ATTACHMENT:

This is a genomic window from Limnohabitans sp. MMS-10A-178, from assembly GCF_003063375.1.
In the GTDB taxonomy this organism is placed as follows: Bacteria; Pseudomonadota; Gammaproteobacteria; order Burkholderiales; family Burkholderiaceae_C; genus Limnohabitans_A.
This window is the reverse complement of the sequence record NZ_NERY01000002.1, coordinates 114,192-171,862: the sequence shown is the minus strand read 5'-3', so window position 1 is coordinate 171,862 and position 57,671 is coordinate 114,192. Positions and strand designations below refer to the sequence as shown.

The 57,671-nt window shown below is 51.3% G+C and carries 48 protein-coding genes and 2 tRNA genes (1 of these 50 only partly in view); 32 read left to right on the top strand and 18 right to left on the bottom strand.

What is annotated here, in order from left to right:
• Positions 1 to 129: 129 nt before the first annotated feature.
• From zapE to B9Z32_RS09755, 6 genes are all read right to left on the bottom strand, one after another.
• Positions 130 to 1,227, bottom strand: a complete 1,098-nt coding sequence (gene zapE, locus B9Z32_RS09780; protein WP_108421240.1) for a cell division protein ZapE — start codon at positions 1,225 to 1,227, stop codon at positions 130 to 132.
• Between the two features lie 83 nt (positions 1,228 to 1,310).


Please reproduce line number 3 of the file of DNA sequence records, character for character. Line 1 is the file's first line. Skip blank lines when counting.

This window is the reverse complement of the sequence record NZ_NERY01000002.1, coordinates 114,192-171,862: the sequence shown is the minus strand read 5'-3', so window position 1 is coordinate 171,862 and position 57,671 is coordinate 114,192. Positions and strand designations below refer to the sequence as shown.